“Lemon” is the name for the lemon tree as well as the name for the fruit it carries. The lemon belongs to the kingdom of “Plantae”, its order is “Sapindales”, the family is called “Rutaceae” and it’s genus is “Citrus”. The binomial name of the lemon is “C. × limon” but it’s often abbreviated as “C. limon”. The lemon has found to be a hybrid between a sour orange and a citron.

Where do lemons originally come from?

It’s not sure where the lemon originally came from. However, it is thought that lemons first grew in China, Southern India and northern Burma.

The history of lemons

According to Josephus, a 1st-century Romano-Jewish historian, Jews pelted an errant high priest during a festival at about 90 BC with lemons. However, Jewish traditions says that this wasn’t done with lemons but with citrons.
We know that lemons entered Europe no later than the 1st century AD. Around 700 AD they were brought to Persia, Egypt and Iran.
In the middle of the 15th century the cultivation of lemons in Europe grew substantially.
Lemons came to America when Christoph Columbus brought lemon seeds with him on his journeys. In the 18th century James Lind began experimenting with lemons in order to heal and prevent scurvy. Because of of the success he had, the British navy started taking lemon juice on their cruises.
Also, wealthy Victorians started growing lemon trees indoors as a sign of prestige. The lemons would be constantly giving a fresh scent to their homes.
The demand in North America became especially high in the 19th century during the California Gold Rush. In order to prevent scurvy, miners would pay high prices for lemons. As a result an abundance of lemon trees was planted throughout California.

Lemon prodcution

In 2010 most lemons and limes where grown in India (2,629,200), followed by Mexico (1,891,400), Argentina (1,113,380), China (1,058,105), Brazil (1,020,350), the US (800,137), Turkey (787,063), Iran (706,800), Spain (578,200) and Italy (522,377). (Sorce: http://faostat.fao.org/site/567/DesktopDefault.aspx?PageID=567#ancor)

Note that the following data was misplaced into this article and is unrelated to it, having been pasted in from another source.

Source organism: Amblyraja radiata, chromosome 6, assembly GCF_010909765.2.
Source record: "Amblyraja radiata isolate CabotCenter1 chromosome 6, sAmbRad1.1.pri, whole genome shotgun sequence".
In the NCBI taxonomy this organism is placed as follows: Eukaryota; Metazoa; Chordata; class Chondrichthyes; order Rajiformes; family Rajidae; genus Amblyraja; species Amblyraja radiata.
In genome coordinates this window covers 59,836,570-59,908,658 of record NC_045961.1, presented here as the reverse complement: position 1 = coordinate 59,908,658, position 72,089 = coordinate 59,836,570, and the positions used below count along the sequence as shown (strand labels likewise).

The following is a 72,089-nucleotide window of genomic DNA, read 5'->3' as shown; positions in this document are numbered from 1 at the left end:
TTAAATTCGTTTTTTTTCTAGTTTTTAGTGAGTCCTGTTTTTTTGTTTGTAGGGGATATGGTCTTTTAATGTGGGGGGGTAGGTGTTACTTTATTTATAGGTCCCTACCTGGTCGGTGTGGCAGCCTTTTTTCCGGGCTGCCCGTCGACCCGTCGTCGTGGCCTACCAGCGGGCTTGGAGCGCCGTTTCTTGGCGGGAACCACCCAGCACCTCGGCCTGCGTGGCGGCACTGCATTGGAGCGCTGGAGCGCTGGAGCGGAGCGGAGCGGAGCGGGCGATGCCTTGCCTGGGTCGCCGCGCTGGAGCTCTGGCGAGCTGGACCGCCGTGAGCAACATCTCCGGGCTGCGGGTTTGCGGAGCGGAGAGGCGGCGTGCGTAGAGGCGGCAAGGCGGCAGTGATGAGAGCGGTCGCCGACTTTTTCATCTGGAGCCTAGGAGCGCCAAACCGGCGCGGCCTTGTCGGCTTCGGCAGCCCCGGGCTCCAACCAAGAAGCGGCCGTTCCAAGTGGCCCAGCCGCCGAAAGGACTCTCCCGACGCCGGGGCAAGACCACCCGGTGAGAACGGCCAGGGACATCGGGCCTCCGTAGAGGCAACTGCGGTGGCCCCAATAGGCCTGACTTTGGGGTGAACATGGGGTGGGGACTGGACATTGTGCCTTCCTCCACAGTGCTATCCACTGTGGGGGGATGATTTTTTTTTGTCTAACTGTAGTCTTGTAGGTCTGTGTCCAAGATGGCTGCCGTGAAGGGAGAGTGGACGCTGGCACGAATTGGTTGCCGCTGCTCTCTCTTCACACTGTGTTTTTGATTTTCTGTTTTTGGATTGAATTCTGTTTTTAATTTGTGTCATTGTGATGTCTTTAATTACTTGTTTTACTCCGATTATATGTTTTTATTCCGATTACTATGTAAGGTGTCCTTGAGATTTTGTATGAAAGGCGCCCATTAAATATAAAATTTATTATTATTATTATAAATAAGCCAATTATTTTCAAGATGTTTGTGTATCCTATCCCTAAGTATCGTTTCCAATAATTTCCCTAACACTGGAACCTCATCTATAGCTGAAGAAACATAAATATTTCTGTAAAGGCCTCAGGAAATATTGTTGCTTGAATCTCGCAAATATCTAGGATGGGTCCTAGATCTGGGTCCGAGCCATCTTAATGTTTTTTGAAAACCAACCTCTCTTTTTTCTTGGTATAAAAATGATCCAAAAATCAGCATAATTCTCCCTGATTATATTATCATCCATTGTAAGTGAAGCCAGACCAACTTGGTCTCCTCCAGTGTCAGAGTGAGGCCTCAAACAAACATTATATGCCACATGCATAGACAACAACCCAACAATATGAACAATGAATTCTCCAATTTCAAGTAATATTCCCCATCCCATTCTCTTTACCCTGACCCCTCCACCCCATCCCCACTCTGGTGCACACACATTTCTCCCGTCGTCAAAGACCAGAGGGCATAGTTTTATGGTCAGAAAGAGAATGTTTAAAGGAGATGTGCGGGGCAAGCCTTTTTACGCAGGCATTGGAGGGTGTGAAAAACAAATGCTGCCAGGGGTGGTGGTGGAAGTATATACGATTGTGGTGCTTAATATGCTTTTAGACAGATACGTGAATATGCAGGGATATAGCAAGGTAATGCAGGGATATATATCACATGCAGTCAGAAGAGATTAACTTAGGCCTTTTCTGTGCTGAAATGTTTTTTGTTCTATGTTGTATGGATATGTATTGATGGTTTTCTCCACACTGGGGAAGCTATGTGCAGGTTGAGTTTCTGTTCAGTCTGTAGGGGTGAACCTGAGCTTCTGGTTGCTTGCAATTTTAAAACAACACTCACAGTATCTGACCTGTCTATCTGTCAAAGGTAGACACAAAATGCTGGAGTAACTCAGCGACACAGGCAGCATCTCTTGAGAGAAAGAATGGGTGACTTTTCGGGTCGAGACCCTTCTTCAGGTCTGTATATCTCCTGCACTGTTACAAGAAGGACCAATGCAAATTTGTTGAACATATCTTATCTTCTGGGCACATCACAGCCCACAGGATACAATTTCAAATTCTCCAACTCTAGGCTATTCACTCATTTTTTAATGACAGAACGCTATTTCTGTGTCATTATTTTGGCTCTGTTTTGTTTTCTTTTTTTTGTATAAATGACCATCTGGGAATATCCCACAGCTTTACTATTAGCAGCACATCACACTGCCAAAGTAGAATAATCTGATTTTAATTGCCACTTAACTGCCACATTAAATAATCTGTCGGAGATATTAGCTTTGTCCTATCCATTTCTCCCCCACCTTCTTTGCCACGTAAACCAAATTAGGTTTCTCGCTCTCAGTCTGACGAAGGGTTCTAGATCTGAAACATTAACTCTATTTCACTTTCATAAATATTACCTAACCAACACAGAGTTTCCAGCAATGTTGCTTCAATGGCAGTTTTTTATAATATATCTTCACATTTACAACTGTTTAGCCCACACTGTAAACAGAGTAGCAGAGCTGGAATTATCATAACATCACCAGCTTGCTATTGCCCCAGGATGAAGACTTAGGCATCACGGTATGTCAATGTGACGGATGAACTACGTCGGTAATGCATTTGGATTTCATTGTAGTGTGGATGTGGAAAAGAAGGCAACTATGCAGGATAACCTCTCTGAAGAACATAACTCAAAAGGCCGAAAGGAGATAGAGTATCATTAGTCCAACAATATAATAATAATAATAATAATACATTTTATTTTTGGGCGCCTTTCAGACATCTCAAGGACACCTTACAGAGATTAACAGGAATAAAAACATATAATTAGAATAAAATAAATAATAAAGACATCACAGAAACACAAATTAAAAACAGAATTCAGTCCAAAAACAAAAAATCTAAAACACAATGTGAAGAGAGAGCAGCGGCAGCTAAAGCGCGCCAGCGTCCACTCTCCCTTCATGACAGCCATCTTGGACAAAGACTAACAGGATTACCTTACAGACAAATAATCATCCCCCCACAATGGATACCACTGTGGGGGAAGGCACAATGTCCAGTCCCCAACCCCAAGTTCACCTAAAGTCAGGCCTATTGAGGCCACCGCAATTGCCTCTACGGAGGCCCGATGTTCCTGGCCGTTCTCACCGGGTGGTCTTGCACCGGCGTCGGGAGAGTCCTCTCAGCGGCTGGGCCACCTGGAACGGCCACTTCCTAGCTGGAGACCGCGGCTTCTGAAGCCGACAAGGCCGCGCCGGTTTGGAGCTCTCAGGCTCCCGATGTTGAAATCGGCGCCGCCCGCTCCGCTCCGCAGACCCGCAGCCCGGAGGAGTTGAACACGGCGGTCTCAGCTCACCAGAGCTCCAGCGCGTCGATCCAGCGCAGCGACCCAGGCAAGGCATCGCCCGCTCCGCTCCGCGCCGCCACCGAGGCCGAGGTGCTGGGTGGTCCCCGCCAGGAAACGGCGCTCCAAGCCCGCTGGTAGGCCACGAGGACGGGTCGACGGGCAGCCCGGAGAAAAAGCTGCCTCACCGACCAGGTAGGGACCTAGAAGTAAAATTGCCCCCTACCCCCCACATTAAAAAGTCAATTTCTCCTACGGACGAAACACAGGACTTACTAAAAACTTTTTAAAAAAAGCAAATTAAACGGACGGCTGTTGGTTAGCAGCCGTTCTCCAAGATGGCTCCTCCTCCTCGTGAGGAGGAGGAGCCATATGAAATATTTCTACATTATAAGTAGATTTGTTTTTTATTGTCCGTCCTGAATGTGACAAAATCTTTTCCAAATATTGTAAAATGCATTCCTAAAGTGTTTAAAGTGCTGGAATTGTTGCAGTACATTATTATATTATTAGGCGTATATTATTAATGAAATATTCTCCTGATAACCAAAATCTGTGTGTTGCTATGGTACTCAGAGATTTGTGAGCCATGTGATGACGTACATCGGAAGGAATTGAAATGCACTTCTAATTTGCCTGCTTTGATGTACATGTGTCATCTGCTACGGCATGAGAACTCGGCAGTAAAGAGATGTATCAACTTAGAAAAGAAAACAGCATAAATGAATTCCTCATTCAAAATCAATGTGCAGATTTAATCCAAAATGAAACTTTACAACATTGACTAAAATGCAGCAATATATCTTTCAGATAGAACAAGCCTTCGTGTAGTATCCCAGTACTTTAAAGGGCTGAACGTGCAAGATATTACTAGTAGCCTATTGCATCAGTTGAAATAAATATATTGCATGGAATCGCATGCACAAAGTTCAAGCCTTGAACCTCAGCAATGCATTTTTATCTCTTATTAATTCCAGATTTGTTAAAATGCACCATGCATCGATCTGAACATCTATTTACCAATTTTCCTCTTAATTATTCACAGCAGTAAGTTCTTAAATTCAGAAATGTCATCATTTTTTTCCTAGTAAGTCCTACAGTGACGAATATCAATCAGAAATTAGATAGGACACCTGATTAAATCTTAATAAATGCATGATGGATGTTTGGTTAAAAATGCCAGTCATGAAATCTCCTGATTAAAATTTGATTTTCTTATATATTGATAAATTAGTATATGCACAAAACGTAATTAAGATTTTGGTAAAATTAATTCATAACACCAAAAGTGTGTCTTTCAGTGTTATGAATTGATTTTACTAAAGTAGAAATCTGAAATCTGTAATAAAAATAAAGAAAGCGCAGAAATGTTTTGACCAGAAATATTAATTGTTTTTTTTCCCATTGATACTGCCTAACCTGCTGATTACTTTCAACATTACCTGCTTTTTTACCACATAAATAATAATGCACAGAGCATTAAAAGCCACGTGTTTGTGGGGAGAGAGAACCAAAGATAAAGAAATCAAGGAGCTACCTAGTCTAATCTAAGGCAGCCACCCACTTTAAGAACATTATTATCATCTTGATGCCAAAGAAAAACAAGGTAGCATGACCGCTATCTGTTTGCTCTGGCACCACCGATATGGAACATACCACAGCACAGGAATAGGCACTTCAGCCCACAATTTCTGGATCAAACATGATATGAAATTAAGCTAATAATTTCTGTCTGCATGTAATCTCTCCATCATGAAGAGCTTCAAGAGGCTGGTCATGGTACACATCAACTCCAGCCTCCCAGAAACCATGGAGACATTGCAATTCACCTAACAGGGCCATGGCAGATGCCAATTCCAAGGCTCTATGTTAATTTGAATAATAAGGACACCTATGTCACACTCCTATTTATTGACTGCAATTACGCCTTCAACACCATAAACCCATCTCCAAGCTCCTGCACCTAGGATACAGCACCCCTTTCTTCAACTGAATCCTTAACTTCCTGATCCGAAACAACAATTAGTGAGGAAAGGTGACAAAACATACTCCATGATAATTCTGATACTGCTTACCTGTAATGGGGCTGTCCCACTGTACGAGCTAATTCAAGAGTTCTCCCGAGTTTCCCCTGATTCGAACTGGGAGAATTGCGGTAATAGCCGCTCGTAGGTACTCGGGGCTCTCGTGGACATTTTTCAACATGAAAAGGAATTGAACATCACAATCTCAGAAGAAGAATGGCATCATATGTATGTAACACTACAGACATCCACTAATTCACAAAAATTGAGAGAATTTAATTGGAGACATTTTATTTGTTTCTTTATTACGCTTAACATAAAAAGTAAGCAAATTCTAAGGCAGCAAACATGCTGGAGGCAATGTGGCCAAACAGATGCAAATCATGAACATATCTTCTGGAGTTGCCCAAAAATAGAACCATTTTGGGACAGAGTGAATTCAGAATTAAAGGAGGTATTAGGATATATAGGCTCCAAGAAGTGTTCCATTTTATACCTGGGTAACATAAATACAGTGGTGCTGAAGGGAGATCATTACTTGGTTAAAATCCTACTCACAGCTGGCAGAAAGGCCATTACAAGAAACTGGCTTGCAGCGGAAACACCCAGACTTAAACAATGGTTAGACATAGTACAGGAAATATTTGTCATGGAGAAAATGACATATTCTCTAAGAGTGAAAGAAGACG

Lemon varieties

Lemons are not simply lemons. There are many varieties with different characteristics. Here are some of them:

- Bonnie Brae: The Bonnie Brae is seedless, thin skinned, smooth and oblong. It’s mostly grown in San Diego County.
- Eureka: This is the typical supermarket lemon. It grows all year and abundantly.
- Femminello St. Teresa, or Sorrento: This type of lemon is rooted in Italy. The zest of the fruit is high in lemon oils. Traditionally this is the type of lemon that is used to make limoncello.
- Meyer lemon: Meyer lemons are thin skinned and less acidic than the Eureka lemon. They are a cross between lemons and possibly a mandarin or an orange. They require more care when shipping, however they are a little more tolerant to frost than other lemon varieties.
- Ponderosa lemon: The Ponderosa lemon is probably a hybrid between a lemon and a citron. It’s thick skinned but quite frost sensitive.
- Variegated Pink:

Uses for lemons

Todays uses for lemons are quite varied. Now that we know about Vitamin C and the food supply has improved in many parts of the world, we usually don’t need to worry about scurvy. We rather appreciate lemons for their taste and use it in many food products, for example in cocktails, soft drinks or sauces. One of the most popular uses is lemonade, of course. Besides that there are lemon cakes, lemon tea, lemon sweets and all kind of lemon desserts.
But lemons are not only used in foods, they are used in a multitude of cleaning products, in body care products, for example in shampoos and soaps, or as an ingredient for aromatherapy products. Check out the individual links for more information about products that use lemons and about where you can use lemons.